If the purpose of the original announcement was to generate press for DuPont’s financial services, then they have succeeded. An old axiom says that any press is good press. In this case, I don’t think so! Despite the potential for increased name recognition (Who knew that any DuPont was into brokerage & financial services?) I am not likely to think positively of TS DuPont for my investment needs.

* The cryptographic community could not challenge DuPont’s original claim, because it was not accompanied by any explanation of tools, experimental technique or mathematical methodology. Recognizing that SHA-256 is baked into the global infrastructure: banking, commerce and communications, their opaque announcement was designed to protect the economy. Thank you, Mr. DuPont, for being so noble! 

CA model must be more distributed, less monetized

My columns, op-ed and feedback appear on many web sites. Among my favorite soap boxes are Engadget, Yahoo, Amazon and The Wall Street Journal. But I also contribute to various technical communities.

Recently, I have become active in InfoSec, the largest of LinkedIn discussion groups. InfoSec participants include a remarkably diverse cross section of information security specialists representing all sides of the security matrix. We have policy pundits, in house security directors, technicians, law enforcement officials & consultants, ethical hackers, and an occasional anti-forensic zealot, like me!

Patrick Gustavsson is Senior Consultant at Cybercom in Stockholm Sweden. This week he posed this question to InfoSec members:

Considering recent problems with certificates, what’s your opinion about PKI?
Does PKI have a future?

Patrick was referring to recent events concerning certificate authorities (CAs) being hacked and the forgery of widely trusted certificates, as was the case with Google’s. Because the CA model is built upon trust for the CA, Patrick was asking if the model is broken and that perhaps PKI was a poor design for the future.

My response: Good question. Wrong culprit!

PKI is not broken. In fact, it is brilliant and durable. The whole concept of digital trust is at thing of beauty and simplicity (Thank you Clifford Cocks, Diffie, Hellman, Elgamal, Kravitz, Rivest. But the trust is misdirected. In the past decade it has become expected that the trust is never P2P, but rather involves central repositories, and that somewhere along the way, certificates must grease the palms of “Central Authorities”.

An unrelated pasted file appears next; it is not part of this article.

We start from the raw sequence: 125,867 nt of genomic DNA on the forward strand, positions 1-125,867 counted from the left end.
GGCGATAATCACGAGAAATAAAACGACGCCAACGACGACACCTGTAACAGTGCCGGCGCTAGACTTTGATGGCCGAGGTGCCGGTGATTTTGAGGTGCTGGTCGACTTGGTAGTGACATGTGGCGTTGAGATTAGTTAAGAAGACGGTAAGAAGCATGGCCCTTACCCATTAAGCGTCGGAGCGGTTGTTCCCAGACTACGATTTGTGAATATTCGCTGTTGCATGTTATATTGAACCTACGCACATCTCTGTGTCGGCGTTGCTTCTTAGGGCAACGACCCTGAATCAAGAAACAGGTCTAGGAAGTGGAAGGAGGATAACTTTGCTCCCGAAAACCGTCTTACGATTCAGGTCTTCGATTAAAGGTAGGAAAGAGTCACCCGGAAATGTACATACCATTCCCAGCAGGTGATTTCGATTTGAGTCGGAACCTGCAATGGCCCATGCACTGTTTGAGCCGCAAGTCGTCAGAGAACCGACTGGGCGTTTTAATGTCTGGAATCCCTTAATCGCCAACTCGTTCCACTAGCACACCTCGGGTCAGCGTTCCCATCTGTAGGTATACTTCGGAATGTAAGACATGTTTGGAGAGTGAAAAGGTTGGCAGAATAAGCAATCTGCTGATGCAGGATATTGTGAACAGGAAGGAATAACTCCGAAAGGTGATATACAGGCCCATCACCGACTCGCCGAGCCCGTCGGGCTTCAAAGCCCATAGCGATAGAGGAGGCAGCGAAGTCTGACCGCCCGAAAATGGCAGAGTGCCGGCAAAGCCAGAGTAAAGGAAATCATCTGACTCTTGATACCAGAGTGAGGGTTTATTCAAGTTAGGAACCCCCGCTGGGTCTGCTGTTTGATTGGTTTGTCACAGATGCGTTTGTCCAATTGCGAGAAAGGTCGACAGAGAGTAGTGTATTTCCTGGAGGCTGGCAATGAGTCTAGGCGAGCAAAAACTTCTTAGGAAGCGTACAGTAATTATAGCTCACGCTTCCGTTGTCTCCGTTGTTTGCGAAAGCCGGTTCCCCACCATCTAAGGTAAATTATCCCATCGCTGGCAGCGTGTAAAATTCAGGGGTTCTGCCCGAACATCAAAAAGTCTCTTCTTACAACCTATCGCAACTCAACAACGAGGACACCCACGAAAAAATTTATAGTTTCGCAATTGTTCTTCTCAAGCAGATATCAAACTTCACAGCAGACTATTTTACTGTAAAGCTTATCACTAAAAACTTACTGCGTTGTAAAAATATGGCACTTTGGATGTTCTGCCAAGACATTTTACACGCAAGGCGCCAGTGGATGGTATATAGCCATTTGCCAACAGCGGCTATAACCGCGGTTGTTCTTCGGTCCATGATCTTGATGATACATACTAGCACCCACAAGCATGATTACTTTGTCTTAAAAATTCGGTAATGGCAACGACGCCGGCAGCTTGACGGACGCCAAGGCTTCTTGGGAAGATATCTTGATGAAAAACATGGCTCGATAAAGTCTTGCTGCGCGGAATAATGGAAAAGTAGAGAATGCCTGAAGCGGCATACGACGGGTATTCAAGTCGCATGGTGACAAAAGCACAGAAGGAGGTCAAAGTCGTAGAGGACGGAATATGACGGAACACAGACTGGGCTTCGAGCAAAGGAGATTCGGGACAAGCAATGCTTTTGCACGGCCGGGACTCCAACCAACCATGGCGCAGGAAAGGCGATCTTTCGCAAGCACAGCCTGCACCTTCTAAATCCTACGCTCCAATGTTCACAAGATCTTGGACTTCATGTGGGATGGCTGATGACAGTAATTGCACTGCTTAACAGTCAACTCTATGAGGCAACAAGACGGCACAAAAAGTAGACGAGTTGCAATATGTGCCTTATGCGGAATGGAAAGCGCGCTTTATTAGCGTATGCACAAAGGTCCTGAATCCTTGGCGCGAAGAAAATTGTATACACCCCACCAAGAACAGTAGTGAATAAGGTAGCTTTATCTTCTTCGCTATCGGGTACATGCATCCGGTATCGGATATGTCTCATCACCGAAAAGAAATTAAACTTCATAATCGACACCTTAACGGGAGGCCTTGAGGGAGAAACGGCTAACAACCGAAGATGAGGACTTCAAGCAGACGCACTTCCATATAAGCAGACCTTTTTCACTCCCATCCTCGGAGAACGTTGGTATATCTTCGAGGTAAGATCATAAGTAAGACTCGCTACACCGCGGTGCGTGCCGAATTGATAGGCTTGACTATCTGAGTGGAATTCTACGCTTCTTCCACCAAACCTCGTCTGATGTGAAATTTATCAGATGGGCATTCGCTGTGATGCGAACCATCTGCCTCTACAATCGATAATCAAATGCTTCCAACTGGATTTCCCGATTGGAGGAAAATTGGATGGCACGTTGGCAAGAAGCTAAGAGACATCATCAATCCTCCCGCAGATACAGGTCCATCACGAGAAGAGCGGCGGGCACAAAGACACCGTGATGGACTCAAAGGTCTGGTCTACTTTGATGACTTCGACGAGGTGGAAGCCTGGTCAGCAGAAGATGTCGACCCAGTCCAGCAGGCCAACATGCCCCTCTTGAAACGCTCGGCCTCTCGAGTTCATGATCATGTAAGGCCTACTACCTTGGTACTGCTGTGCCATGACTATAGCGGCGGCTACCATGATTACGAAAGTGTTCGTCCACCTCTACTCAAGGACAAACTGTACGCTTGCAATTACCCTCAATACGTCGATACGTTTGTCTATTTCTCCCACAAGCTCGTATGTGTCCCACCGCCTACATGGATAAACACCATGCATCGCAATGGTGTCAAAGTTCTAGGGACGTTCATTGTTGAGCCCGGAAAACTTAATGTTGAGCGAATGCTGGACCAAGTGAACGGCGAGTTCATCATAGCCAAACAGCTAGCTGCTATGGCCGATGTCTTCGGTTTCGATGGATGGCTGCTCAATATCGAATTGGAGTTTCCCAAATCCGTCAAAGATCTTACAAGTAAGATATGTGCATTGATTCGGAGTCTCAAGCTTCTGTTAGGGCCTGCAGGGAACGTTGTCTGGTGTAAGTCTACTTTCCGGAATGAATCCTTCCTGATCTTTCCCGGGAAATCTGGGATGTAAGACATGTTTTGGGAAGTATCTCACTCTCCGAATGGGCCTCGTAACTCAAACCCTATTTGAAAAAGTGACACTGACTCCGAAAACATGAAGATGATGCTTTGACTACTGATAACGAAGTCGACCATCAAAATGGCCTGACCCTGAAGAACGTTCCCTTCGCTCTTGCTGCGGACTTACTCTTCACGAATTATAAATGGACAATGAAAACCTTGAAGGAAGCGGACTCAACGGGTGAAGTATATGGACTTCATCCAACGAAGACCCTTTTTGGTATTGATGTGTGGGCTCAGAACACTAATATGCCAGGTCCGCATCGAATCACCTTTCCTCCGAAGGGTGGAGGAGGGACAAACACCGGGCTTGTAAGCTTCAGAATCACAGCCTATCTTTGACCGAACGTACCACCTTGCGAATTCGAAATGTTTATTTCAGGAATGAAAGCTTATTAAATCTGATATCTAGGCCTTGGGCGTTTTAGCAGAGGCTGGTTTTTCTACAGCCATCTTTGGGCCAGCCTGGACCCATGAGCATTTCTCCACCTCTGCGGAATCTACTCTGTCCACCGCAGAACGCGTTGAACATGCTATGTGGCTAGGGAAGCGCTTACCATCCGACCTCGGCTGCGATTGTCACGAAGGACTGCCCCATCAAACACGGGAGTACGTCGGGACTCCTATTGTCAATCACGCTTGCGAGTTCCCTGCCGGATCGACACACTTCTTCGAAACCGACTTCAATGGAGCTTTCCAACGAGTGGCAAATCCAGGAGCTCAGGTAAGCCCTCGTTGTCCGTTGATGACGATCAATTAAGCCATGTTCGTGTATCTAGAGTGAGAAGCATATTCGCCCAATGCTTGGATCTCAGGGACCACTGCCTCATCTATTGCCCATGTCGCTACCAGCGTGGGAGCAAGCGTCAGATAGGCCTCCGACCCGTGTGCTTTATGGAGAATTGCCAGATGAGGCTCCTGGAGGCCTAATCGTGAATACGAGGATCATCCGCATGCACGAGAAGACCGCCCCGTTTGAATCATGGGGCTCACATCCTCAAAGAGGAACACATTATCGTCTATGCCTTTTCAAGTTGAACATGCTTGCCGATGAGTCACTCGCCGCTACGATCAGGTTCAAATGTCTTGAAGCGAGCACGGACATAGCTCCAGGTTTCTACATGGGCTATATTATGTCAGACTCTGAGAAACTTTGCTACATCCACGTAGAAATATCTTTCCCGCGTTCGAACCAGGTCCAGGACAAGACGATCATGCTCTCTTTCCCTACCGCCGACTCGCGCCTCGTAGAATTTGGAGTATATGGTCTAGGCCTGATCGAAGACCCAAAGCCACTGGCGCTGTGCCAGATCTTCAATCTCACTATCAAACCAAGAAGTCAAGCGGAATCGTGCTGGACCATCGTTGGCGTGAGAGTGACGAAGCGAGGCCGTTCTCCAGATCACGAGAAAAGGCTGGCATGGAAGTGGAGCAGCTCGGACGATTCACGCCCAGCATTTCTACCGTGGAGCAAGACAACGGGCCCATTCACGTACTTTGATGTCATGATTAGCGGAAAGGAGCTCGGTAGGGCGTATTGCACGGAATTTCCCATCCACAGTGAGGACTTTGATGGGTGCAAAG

PKI is not the component that is broken. PKI is just fine, thank you! The technology will remain the linchpin of any secure communication, and eventually of all IP packets including VOIP. (PKI can be enhanced with Sender Bonds, a form of financial risk for packets exchanged between strangers…But we’ll save that for another day!).

Rather, complexity of the CA model is the problem. The certified party is not readily evident, the paths of trust are murky and – most importantly – visitors rarely know why they should be trusted! The solution is easy, but it will require that we (the security specialists), dismantle the trust model…

Ellery’s Solution for P2P Trust: Outside of a communist regime, trust is not something that lends itself to central authority. Trust should always be personal and built on relationships both individuals and “flexible communities” (that is: either circles of trust or trust pyramids), and  save the individual. We must return the Internet to a pyramid of trust (like PGP) and – at the very least – create a mechanism to self sign new relationships as they are developed. The entire CA house is built on an old boys’ network of payoffs and profit. It must not be so. Real trust is built by referral and the 3rd party trust of your own trusted parties, just as it was in the beginning.

Don’t agree? Sound off. Add feedback to this article.